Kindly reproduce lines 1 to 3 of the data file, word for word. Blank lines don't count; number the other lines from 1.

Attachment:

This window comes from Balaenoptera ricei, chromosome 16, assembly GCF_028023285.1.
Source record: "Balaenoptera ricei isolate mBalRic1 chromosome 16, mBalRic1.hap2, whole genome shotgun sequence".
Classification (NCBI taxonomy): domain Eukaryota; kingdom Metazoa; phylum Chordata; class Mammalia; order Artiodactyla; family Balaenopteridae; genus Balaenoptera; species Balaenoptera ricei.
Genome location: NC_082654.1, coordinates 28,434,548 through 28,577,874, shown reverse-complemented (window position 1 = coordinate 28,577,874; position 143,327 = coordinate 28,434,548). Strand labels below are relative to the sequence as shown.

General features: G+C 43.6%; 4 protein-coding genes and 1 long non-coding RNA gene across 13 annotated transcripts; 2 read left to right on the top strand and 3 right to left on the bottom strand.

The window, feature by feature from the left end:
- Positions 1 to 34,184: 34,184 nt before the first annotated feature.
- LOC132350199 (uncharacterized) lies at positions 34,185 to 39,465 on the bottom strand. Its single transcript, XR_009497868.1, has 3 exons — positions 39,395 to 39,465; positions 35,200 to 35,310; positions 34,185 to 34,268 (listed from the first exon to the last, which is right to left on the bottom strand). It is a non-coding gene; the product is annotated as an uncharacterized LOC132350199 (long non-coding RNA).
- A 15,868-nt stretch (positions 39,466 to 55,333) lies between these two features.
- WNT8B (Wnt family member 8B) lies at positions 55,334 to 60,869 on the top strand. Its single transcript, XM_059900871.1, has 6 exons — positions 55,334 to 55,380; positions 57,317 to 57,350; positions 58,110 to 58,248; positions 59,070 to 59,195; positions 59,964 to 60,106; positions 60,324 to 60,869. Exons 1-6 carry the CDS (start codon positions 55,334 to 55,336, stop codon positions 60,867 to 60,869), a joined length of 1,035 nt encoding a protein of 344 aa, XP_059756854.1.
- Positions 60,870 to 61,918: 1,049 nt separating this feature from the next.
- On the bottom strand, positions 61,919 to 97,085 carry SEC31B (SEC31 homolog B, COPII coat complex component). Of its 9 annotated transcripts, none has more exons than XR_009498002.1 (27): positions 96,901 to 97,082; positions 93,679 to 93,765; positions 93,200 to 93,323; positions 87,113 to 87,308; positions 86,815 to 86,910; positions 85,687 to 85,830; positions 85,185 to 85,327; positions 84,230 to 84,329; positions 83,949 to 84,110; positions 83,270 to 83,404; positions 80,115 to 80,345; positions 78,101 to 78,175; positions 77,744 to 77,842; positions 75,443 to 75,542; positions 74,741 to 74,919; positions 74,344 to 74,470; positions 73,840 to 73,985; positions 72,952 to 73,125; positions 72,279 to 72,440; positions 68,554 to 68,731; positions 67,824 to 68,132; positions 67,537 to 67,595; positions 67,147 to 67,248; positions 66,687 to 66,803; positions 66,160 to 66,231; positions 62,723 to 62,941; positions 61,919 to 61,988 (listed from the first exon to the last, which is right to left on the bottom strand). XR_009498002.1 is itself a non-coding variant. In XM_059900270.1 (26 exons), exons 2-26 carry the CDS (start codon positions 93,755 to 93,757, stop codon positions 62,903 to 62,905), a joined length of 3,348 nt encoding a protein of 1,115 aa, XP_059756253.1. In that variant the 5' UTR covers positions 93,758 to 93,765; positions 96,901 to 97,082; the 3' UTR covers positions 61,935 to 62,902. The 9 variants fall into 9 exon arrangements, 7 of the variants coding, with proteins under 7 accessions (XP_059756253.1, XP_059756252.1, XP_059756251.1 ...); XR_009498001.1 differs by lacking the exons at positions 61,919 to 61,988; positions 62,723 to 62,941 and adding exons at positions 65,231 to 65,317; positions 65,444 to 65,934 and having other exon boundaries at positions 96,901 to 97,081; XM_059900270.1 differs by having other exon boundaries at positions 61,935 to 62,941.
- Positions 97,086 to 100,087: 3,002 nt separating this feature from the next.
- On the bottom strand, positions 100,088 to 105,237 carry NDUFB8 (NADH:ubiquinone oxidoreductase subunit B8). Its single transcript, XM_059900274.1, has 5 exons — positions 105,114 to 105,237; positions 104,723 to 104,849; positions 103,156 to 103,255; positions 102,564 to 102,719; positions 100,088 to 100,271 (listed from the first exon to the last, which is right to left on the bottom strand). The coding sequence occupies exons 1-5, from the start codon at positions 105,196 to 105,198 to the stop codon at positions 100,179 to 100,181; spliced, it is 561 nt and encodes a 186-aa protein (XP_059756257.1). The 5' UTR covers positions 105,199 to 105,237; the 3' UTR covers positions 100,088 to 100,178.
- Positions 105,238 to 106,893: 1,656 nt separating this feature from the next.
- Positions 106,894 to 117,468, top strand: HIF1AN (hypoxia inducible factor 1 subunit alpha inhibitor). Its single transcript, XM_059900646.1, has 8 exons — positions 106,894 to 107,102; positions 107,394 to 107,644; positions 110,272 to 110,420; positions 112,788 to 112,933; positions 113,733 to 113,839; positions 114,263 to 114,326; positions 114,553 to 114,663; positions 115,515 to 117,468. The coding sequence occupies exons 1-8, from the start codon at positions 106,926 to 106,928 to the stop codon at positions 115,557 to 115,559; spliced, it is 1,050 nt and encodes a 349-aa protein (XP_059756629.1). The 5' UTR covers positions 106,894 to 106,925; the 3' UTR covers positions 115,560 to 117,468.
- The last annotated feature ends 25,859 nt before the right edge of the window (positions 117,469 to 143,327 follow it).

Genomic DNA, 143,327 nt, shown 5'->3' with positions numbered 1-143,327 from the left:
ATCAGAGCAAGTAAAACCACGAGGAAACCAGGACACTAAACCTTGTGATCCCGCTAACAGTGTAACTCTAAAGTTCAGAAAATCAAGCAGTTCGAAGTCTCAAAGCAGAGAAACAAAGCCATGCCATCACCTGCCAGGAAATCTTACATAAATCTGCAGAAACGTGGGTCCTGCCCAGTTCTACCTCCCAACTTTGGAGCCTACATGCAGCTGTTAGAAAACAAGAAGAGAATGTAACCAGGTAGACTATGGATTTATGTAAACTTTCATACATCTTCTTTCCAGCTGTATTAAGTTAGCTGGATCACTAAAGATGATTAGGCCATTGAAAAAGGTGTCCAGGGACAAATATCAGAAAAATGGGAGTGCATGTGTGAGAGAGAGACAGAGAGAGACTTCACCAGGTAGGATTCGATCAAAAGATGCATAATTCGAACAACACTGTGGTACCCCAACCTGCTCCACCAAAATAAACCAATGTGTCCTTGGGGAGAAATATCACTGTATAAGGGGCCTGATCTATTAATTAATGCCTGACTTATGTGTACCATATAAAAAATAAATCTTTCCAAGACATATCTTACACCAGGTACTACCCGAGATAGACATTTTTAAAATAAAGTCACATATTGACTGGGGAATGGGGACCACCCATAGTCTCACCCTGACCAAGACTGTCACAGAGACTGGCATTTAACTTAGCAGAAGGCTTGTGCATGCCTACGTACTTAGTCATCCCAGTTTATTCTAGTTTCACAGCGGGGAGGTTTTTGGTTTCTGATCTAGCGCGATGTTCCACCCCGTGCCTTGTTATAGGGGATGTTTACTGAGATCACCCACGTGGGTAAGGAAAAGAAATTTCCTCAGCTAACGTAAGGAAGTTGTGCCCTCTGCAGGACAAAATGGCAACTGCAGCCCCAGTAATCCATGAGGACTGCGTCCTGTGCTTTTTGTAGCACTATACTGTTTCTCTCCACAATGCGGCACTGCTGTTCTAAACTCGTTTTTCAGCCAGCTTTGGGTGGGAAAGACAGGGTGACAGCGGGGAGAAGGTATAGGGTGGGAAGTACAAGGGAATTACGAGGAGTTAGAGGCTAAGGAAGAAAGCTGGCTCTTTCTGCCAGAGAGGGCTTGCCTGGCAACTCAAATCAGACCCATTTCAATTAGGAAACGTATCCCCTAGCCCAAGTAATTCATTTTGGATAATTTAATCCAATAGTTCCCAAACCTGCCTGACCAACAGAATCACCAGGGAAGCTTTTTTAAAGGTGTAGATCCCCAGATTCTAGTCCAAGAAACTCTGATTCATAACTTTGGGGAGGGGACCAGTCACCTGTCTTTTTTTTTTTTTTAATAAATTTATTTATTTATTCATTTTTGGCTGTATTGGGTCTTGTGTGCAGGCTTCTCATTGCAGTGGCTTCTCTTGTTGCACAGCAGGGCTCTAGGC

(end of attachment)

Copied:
This window comes from Balaenoptera ricei, chromosome 16, assembly GCF_028023285.1.
Source record: "Balaenoptera ricei isolate mBalRic1 chromosome 16, mBalRic1.hap2, whole genome shotgun sequence".
Classification (NCBI taxonomy): domain Eukaryota; kingdom Metazoa; phylum Chordata; class Mammalia; order Artiodactyla; family Balaenopteridae; genus Balaenoptera; species Balaenoptera ricei.